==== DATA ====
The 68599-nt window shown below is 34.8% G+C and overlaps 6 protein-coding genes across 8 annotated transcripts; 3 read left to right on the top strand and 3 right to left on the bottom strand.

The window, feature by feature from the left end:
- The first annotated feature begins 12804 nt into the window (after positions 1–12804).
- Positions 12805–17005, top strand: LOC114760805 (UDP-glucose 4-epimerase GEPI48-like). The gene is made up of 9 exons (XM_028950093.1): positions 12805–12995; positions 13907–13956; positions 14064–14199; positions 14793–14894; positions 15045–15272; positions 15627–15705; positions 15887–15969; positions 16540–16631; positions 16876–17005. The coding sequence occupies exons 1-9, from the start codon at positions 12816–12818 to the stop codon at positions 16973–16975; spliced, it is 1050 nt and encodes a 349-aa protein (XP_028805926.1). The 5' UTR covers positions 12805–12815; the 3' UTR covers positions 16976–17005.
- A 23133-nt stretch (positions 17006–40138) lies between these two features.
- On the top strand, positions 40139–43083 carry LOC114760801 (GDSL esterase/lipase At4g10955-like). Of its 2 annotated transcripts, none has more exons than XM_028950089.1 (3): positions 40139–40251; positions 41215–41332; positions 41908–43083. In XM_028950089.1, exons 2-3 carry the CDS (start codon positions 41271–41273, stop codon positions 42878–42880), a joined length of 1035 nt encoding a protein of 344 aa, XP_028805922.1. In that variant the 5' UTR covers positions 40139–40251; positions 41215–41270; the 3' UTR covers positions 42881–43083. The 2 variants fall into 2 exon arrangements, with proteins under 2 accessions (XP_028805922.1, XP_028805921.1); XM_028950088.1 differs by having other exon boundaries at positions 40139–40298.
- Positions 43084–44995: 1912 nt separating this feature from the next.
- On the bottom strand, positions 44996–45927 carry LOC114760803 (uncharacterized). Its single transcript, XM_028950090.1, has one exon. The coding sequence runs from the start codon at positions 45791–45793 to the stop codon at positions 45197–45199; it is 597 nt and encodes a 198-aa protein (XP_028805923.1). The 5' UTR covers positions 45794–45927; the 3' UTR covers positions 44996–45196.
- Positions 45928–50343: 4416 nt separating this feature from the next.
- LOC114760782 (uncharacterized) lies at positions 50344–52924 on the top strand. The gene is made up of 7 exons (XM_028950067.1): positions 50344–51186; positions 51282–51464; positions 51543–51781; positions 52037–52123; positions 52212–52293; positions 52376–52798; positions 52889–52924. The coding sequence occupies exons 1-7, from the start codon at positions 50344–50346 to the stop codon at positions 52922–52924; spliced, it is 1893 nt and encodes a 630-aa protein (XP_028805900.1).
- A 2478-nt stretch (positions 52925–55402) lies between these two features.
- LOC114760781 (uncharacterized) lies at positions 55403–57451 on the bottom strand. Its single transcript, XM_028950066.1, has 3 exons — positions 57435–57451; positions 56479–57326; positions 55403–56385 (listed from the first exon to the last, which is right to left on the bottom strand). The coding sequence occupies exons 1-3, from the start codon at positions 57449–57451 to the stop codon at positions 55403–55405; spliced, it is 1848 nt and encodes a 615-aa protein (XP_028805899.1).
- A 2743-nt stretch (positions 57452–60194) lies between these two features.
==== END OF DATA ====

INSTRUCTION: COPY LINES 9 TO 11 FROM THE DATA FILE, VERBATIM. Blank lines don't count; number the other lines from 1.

- Positions 45928–50343: 4416 nt separating this feature from the next.
- LOC114760782 (uncharacterized) lies at positions 50344–52924 on the top strand. The gene is made up of 7 exons (XM_028950067.1): positions 50344–51186; positions 51282–51464; positions 51543–51781; positions 52037–52123; positions 52212–52293; positions 52376–52798; positions 52889–52924. The coding sequence occupies exons 1-7, from the start codon at positions 50344–50346 to the stop codon at positions 52922–52924; spliced, it is 1893 nt and encodes a 630-aa protein (XP_028805900.1).
- A 2478-nt stretch (positions 52925–55402) lies between these two features.